Brian Hommes, a pharmaceutical representative for aaiPharma, insists the same strategies reps use on physicians should also apply to nurses and other healthcare personnel.

"Like doctors, nurses don't want you to waste their time. Have a plan of attack in advance and know what it is you want to accomplish, whether it's just introducing yourself to the staff, providing literature on a new product or ultimately trying to get in to see the doctor," he says.

"Nurses have a lot of influence and doctors respect their opinions, so if you don't make an effort to educate them and provide them with useful [material], you'll not only be wasting their time, but yours as well." PR

Nature of the nursing profession

■ While state laws govern the tasks nurses may perform, it is usually the work setting that determines their daily job duties. The following are job descriptions for various types of nurses and care settings:

Hospital nurses form the largest group of nurses. Most are staff nurses, who provide bedside nursing care and carry out medical regimens. They may supervise licensed practical nurses and nursing aides. Hospital nurses usually are assigned to one area, such as surgery, maternity, pediatrics or emergency room. Some rotate among departments.

Office nurses care for outpatients in physicians' offices, clinics, surgicenters and emergency medical centers. They prepare patients for and assist with examinations, administer injections and medications, dress wounds and incisions, assist with minor surgery, and maintain records. Some also perform routine laboratory and office work.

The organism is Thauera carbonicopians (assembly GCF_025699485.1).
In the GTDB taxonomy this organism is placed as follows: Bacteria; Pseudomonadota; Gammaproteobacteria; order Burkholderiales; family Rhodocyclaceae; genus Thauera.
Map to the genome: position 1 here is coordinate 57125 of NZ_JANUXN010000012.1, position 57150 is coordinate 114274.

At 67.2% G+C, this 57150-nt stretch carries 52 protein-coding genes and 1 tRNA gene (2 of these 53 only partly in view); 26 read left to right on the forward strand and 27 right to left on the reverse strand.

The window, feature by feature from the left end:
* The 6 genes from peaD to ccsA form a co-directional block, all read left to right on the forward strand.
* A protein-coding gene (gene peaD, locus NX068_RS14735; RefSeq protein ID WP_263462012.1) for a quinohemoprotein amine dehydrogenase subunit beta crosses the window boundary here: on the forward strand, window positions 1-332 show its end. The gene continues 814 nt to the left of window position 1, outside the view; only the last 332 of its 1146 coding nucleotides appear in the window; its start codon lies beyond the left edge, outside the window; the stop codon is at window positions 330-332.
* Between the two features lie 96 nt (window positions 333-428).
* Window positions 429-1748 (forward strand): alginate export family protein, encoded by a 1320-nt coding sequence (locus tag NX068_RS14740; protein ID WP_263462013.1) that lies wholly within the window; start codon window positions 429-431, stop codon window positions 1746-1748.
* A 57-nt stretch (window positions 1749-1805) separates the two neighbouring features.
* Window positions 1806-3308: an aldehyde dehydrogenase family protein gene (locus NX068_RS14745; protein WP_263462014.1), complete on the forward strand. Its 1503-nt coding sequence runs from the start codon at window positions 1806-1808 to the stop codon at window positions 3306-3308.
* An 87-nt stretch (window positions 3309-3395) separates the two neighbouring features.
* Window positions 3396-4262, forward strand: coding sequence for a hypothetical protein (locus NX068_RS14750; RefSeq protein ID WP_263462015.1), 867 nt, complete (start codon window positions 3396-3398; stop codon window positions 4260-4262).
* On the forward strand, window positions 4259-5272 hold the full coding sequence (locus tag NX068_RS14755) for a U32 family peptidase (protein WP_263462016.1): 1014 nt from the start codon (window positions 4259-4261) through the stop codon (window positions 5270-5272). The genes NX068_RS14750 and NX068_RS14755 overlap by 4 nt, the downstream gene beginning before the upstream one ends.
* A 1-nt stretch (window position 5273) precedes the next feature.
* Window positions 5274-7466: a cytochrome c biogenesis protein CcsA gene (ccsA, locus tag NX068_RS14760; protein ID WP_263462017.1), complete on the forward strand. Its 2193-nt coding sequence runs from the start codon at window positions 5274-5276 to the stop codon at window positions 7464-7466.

Nursing home nurses manage nursing care for residents with conditions ranging from a fracture to Alzheimer's disease. Although they often spend much of their time on administrative and supervisory tasks, registered nurses also assess residents' health condition, develop treatment plans, supervise licensed practical nurses and nursing aides, and perform difficult procedures such as starting intravenous fluids.

Home health nurses provide periodic services to patients at home. After assessing patients' home environments, they care for and instruct patients and their families.

Public health nurses work in government and private agencies and clinics, schools, retirement communities, and other community settings. They focus on populations, working with individuals, groups and families to improve the overall health of communities.

Occupational health or industrial nurses provide care at work sites to employees, customers and others with minor injuries and illnesses.

Head nurses or nurse supervisors direct nursing activities. They plan work schedules and assign duties to nurses and aides, provide or arrange for training, and visit patients to observe nurses and to ensure the proper delivery of care.

At the advanced level, nurse practitioners provide basic primary healthcare. They diagnose and treat common acute illnesses and injuries. Nurse practitioners also can prescribe medications (certification and licensing requirements vary by state). Other advanced practice nurses include clinical nurse specialists, certified registered nurse anesthetists and certified nurse-midwives.

Source: U.S. Department of Labor, Bureau of Labor Statistics, "Occupational Outlook Handbook," 2002-2003 Edition.